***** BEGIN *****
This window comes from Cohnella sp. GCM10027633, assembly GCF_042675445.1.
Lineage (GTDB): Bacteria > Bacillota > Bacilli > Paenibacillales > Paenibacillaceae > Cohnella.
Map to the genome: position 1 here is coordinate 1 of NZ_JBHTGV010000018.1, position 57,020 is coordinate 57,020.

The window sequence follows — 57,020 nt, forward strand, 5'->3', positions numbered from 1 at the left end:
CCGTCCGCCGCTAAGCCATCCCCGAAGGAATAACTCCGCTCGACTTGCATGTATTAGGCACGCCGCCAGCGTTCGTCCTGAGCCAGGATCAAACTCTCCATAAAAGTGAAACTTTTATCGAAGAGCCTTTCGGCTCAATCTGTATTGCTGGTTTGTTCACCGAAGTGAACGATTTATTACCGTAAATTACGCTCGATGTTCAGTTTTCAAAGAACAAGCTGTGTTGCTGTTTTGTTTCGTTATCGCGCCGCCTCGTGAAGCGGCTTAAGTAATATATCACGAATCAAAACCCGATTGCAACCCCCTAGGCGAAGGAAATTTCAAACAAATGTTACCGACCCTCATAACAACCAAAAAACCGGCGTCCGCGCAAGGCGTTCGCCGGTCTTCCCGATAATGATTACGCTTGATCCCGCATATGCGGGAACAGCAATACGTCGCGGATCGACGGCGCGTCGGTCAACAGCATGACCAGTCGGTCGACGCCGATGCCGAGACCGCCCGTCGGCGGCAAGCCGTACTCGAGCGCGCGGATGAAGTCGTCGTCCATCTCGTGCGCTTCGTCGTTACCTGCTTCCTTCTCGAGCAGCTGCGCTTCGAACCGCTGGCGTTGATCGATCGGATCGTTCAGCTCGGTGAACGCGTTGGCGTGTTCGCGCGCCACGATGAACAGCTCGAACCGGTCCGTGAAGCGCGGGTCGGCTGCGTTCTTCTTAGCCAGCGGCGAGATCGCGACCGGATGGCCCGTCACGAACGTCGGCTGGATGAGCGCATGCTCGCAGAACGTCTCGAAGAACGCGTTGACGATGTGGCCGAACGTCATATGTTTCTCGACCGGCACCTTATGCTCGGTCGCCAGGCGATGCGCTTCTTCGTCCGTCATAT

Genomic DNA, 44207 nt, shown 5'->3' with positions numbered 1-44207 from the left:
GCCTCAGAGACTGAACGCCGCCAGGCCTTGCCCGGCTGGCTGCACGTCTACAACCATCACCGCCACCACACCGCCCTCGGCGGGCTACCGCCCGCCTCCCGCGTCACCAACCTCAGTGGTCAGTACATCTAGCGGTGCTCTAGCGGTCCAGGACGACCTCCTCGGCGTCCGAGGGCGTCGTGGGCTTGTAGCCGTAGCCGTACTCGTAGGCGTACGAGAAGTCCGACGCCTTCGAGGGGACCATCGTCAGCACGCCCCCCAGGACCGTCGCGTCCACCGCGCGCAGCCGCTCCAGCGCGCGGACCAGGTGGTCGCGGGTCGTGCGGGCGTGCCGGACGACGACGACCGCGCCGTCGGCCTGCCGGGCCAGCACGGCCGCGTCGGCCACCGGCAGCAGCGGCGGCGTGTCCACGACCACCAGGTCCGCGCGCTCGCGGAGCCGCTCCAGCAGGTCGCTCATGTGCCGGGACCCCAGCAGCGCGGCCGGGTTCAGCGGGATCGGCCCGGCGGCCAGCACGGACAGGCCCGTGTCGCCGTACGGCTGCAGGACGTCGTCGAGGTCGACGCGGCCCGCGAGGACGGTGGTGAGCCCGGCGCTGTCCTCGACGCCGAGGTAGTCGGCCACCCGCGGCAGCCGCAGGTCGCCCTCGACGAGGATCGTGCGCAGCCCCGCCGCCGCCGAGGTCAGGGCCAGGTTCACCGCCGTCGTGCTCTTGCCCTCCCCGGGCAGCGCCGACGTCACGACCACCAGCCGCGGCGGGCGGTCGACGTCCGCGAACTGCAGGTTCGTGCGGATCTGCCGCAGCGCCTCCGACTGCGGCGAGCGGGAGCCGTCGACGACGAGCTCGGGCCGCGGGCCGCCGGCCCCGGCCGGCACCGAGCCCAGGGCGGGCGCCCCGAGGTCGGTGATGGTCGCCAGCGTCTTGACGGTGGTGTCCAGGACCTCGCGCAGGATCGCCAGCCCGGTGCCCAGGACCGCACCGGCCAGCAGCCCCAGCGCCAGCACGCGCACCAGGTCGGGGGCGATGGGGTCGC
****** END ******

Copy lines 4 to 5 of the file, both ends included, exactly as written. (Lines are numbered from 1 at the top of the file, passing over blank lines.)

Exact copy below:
The window sequence follows — 57,020 nt, forward strand, 5'->3', positions numbered from 1 at the left end:
CCGTCCGCCGCTAAGCCATCCCCGAAGGAATAACTCCGCTCGACTTGCATGTATTAGGCACGCCGCCAGCGTTCGTCCTGAGCCAGGATCAAACTCTCCATAAAAGTGAAACTTTTATCGAAGAGCCTTTCGGCTCAATCTGTATTGCTGGTTTGTTCACCGAAGTGAACGATTTATTACCGTAAATTACGCTCGATGTTCAGTTTTCAAAGAACAAGCTGTGTTGCTGTTTTGTTTCGTTATCGCGCCGCCTCGTGAAGCGGCTTAAGTAATATATCACGAATCAAAACCCGATTGCAACCCCCTAGGCGAAGGAAATTTCAAACAAATGTTACCGACCCTCATAACAACCAAAAAACCGGCGTCCGCGCAAGGCGTTCGCCGGTCTTCCCGATAATGATTACGCTTGATCCCGCATATGCGGGAACAGCAATACGTCGCGGATCGACGGCGCGTCGGTCAACAGCATGACCAGTCGGTCGACGCCGATGCCGAGACCGCCCGTCGGCGGCAAGCCGTACTCGAGCGCGCGGATGAAGTCGTCGTCCATCTCGTGCGCTTCGTCGTTACCTGCTTCCTTCTCGAGCAGCTGCGCTTCGAACCGCTGGCGTTGATCGATCGGATCGTTCAGCTCGGTGAACGCGTTGGCGTGTTCGCGCGCCACGATGAACAGCTCGAACCGGTCCGTGAAGCGCGGGTCGGCTGCGTTCTTCTTAGCCAGCGGCGAGATCGCGACCGGATGGCCCGTCACGAACGTCGGCTGGATGAGCGCATGCTCGCAGAACGTCTCGAAGAACGCGTTGACGATGTGGCCGAACGTCATATGTTTCTCGACCGGCACCTTATGCTCGGTCGCCAGGCGATGCGCTTCTTCGTCCGTCATAT